Conservative peer raises concerns about giving exempt status to UK's largest charity

Lord Hodgson of Astley Abbotts says he is against the idea of making government departments, which have no powers in relation to charity law, principal regulators of charities

Lord Hodgson of Astley Abbotts
Lord Hodgson of Astley Abbotts

The Conservative peer Lord Hodgson of Astley Abbotts will raise concerns in parliament about the British Council’s move to become an exempt charity. 

Hodgson is concerned about the principle of charities being moved away from Charity Commission regulation and moving to being supervised by government departments that have no obvious expertise in charity law. 

The government last month put down legislation aimed at making the British Council, which is the largest UK charity by annual income, an exempt charity. 

An exempt charity is one that has charitable status and is still required to comply with charity law but, unlike other charities, it cannot register with the Charity Commission, is not directly regulated by the commission and instead has another principal regulator.

In addition, it can only be investigated by the commission as part of a statutory inquiry at the request of its principal regulator.

In this case, the British Council would have the Foreign, Commonwealth & Development Office as its principal regulator. 

The charity, which had an income of almost £1.3bn in the year to the end of March 2020, receives most of its income from running English language and cultural programmes around the world. 

It is also an executive non-departmental public body, sponsored by the Foreign, Commonwealth & Development Office.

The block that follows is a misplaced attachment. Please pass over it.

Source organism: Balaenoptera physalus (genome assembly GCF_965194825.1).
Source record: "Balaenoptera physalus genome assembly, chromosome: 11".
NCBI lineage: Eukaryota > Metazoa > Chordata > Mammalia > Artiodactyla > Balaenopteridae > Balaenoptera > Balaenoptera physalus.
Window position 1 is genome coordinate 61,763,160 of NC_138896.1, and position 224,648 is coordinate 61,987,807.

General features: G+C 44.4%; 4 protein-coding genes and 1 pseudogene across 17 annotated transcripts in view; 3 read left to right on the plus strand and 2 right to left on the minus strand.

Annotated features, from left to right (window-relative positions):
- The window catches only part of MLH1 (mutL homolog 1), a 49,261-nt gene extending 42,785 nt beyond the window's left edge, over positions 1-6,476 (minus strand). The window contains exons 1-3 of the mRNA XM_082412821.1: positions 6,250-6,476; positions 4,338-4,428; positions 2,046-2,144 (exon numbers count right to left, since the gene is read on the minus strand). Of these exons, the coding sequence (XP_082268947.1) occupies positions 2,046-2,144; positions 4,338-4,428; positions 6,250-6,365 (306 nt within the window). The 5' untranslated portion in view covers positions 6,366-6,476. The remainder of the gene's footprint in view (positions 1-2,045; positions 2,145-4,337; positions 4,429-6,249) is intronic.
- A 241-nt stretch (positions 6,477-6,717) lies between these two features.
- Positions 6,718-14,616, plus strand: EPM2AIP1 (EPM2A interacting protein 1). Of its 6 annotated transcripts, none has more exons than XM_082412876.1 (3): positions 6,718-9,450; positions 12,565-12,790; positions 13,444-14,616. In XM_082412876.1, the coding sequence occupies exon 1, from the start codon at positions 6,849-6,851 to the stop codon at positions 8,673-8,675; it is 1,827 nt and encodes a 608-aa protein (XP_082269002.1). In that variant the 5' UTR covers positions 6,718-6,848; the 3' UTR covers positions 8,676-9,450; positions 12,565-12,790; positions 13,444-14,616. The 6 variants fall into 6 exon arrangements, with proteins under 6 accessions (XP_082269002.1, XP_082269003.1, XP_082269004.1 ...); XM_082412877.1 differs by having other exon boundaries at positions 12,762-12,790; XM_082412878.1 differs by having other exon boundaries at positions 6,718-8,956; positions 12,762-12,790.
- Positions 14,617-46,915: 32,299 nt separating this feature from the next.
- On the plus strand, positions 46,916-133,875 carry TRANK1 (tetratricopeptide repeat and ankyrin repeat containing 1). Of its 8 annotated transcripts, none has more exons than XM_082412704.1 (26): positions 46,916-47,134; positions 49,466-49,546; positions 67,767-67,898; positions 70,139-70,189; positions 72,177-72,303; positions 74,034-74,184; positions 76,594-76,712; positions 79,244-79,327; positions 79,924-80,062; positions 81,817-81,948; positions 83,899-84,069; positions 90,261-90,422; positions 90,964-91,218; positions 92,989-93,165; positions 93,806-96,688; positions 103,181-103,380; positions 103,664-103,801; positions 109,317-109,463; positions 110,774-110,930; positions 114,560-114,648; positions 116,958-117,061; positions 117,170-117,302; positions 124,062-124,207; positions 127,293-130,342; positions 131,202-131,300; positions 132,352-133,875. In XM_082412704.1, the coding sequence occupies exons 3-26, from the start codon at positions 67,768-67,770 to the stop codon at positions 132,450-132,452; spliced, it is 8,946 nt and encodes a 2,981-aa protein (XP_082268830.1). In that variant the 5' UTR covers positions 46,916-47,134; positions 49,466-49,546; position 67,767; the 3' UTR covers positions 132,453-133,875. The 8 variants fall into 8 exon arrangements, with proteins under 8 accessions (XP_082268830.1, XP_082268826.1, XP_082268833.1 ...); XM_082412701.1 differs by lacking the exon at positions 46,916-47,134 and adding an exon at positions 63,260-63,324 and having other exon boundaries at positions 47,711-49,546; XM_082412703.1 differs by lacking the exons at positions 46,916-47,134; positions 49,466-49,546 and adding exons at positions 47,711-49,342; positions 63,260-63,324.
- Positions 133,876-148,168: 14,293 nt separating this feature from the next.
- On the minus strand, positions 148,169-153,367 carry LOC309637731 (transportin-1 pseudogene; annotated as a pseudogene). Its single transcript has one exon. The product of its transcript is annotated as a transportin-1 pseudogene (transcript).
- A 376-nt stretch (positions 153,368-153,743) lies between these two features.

Hodgson, who conducted a review of the Charities Act 2006, has put down a “regret motion” that will be debated in the House of Lords at a date yet to be decided. 

It says the legislation to give the British Council exempt status will “introduce further unnecessary complexity to the regulation of the charity sector; will result in divided responsibilities for ensuring compliance with charity law; and therefore risk undermining public trust and confidence in the sector”. 

Hodgson told Third Sector that the British Council was following a number of other charities that had been taken away from regulation by the Charity Commission by becoming exempt. 

This included Kew Gardens and many museums, which are being overseen by government departments such as the Department for Environment Food & Rural Affairs in the case of the former and the Department for Digital, Media, Culture and Sport for the latter. 

Hodgson said he had nothing against the British Council but he was opposed to the principle of charities being taken away from regulation by the Charity Commission. 

“If anything goes wrong with these charities the department, whether that's DCMS or Defra or whatever, has no powers to do anything about it,” he said. 

“They have to hand it back to the Charity Commission to handle the charity law.”

“That seems to me to be a bad thing - you have a divided chain of command.”

He said there was also a question over how much government departments knew about charity law in their supervision of these organisations and said they were not equipped to do so. 

That raised the question of whether the individual charities were complying with charity law and who was making sure they were doing so, said Hodgson. 

“What is the FCDO going to know about charity law in handling the British Council?” he said. 

“This is not an attack on the British Council, it does wonderful work and I’m all in favour of it but I think the way we are handling it is very odd. 

“I will be asking why is this change necessary? How is the British Council being affected by the present way it is being regulated. Why are we making a change?”

The British Council declined to comment on the proposal when approached by Third Sector last month. The FCDO did not provide a response. 

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